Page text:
Previously, a “technology startup” meant a company founded in order to develop and build a great new technology. Just look at the original startup — Fairchild Semiconductor — or later famous examples like Cisco, Apple or Google — all of them were created to work for years without profit, even without customers, on building and testing some new technology before turning it into a product.
Nowadays, everyone expects startups that are somehow miraculously profitable from day one — as Daniel Markham nicely puts it in his post The Startup Racket. In other industries it is normal for a long time to pass between founding of the company and its profitability — I was shocked when I heard that in pharmacy and biotech it’s quite normal that a company even goes public sooner than turning profit. And it makes sense that in IT those times will be much shorter — but I never expected they will all but evaporate.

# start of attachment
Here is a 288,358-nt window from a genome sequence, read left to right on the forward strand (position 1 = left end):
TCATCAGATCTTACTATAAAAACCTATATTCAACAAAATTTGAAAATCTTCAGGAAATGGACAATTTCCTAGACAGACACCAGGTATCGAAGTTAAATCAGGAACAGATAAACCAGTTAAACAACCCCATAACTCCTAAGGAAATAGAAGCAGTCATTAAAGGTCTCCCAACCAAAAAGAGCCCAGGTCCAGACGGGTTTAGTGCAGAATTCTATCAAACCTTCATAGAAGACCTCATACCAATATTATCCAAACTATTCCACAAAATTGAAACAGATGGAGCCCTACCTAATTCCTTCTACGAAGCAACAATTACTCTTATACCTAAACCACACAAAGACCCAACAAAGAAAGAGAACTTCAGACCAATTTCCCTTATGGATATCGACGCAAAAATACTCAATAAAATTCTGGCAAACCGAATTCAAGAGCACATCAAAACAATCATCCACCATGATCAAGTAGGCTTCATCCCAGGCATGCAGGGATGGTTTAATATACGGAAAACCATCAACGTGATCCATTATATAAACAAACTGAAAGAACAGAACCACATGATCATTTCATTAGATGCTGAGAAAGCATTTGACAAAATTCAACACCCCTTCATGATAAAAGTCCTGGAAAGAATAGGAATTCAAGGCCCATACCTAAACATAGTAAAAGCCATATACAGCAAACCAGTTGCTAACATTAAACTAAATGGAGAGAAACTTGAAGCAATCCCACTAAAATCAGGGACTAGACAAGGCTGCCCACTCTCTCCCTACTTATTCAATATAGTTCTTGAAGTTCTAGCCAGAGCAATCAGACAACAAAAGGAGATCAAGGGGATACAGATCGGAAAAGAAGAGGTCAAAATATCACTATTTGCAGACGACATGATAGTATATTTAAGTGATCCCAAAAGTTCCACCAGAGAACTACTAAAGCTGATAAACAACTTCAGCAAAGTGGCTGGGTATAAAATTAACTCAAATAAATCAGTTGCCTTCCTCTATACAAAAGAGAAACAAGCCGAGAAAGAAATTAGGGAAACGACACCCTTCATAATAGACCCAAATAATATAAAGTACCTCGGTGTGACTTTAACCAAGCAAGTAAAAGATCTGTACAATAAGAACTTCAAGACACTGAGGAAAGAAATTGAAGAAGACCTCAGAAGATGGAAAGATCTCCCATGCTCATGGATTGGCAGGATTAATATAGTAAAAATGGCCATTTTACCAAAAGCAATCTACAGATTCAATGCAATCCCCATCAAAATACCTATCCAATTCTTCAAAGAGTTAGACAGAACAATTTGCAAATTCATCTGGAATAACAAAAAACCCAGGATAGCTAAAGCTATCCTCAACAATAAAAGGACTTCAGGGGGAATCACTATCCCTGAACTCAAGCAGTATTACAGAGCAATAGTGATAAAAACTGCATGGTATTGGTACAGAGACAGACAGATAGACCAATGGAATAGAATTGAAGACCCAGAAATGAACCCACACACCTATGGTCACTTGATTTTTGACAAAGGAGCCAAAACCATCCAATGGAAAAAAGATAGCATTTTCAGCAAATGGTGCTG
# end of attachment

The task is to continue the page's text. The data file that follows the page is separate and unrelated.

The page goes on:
VCs are looking for “traction” and profit before considering investing — but where is the R&D supposed to happen? Just look at the hottest current startups: Facebook, Twitter, Foursquare, Dropbox… While they have a ton of users, none of them is really innovating; they’re using existing Web and mobile technologies and stretch them to the brink. Perhaps it’s not completely fair to assert that they’re not innovating — it’s just that tere’s very little technological innovation going on; what we have is confined to usability, social aspect of applications and the like.
But I still think that at one point we’ll have to start inventing again.